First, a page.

Last December, the second IAEA International Conference on Nuclear Security took place at ministerial level in Vienna. It brought together some 2,000 participants, including more than 40 ministers, from over 130 Member States.

The Ministerial Declaration which they adopted welcomed the positive impact of the IAEA’s increasing nuclear security efforts.

Ladies and Gentlemen,

As the 2010 Final Document noted, IAEA safeguards are a fundamental component of the nuclear non-proliferation regime and play an indispensable role in the implementation of the NPT.

We send nuclear inspectors to verify that countries are complying with their safeguards agreements. We use advanced technology that enables us to detect diversion of nuclear material for use in nuclear weapons or other nuclear explosive devices.

We have state-of-the-art safeguards laboratories near Vienna which analyse samples taken during our inspections. Wherever possible, we monitor nuclear facilities remotely, in real time, using permanently installed cameras and other containment and surveillance devices.

The number of States with safeguards agreements in force stands at 182. Since the 2015 Review Conference, one country has concluded a comprehensive safeguards agreement.

Four countries have brought additional protocols into force, bringing the total to 129. The additional protocol is a powerful verification tool which significantly increases the Agency's ability to detect undeclared nuclear material and activities by giving us greater access to information and locations.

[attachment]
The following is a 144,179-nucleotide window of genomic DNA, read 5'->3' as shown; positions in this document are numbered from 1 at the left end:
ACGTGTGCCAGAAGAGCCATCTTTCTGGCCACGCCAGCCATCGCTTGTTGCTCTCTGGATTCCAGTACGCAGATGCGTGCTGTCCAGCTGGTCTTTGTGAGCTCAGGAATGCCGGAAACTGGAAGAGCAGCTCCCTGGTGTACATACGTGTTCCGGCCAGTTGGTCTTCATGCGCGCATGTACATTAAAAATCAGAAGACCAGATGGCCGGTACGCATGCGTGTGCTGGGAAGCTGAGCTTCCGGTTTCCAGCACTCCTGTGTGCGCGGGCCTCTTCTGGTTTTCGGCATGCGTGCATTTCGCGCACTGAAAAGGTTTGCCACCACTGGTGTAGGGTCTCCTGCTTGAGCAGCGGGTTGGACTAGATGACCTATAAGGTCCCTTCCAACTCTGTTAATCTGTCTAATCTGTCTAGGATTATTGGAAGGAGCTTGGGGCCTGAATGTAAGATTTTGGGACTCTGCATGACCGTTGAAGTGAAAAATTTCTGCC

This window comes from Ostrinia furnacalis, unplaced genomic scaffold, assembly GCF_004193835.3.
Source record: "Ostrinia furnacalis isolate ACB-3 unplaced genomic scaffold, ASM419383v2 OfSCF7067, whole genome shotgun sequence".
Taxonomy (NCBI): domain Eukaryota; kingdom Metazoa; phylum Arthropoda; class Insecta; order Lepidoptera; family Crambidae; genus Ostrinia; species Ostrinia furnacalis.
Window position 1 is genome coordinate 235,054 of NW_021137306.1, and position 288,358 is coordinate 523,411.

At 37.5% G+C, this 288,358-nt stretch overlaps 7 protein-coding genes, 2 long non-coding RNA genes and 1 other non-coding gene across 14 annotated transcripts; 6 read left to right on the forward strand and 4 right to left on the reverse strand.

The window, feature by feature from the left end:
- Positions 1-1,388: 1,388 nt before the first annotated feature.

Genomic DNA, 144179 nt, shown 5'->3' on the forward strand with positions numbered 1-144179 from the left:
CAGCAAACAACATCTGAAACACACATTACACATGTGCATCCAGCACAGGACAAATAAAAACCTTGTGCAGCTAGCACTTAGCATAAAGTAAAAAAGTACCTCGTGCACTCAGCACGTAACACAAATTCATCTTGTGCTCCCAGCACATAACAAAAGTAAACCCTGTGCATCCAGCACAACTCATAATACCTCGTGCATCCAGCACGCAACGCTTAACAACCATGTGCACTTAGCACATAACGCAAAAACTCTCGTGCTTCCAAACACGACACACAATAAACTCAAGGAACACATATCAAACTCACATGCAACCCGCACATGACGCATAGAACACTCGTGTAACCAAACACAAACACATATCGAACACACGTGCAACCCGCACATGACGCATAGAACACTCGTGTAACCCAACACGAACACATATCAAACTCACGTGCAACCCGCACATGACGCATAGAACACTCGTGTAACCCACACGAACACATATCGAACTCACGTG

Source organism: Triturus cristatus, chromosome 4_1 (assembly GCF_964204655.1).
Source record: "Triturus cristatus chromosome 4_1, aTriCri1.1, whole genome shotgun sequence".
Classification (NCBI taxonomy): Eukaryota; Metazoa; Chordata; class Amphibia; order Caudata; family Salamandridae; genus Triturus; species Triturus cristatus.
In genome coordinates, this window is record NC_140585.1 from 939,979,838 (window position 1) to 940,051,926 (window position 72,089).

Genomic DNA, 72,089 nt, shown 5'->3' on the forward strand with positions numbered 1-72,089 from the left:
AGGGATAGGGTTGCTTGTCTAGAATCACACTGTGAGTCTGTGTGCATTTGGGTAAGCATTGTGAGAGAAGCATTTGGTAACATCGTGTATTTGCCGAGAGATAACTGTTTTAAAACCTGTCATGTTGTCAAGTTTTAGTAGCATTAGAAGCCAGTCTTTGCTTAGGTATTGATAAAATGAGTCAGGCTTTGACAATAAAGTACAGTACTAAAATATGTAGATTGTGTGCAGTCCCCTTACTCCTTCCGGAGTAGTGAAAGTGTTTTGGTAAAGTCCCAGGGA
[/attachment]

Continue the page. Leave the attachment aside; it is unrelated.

I urge all NPT non-nuclear-weapon States, which have not yet done so, to conclude comprehensive safeguards agreements with the Agency. I also call upon States which have not yet done so to conclude, and implement, additional protocols as soon as possible.

Ladies and Gentlemen,

In 2015, the IAEA helped to bring about an important agreement between Iran and the group of countries known as the P5+1 – and the EU – known as the Joint Comprehensive Plan of Action, the JCPOA.

Since implementation of the JCPOA began in January 2016, we have been verifying and monitoring Iran’s implementation of its nuclear-related commitments under the agreement.

The JCPOA represents a significant gain for nuclear verification. 

Iran is now subject to the world’s most robust nuclear verification regime. Our inspectors have expanded access to sites, and have more information about Iran’s nuclear programme. That programme is smaller than it was before the JCPOA came into effect.

Iran is provisionally implementing the additional protocol to its safeguards agreement with the Agency.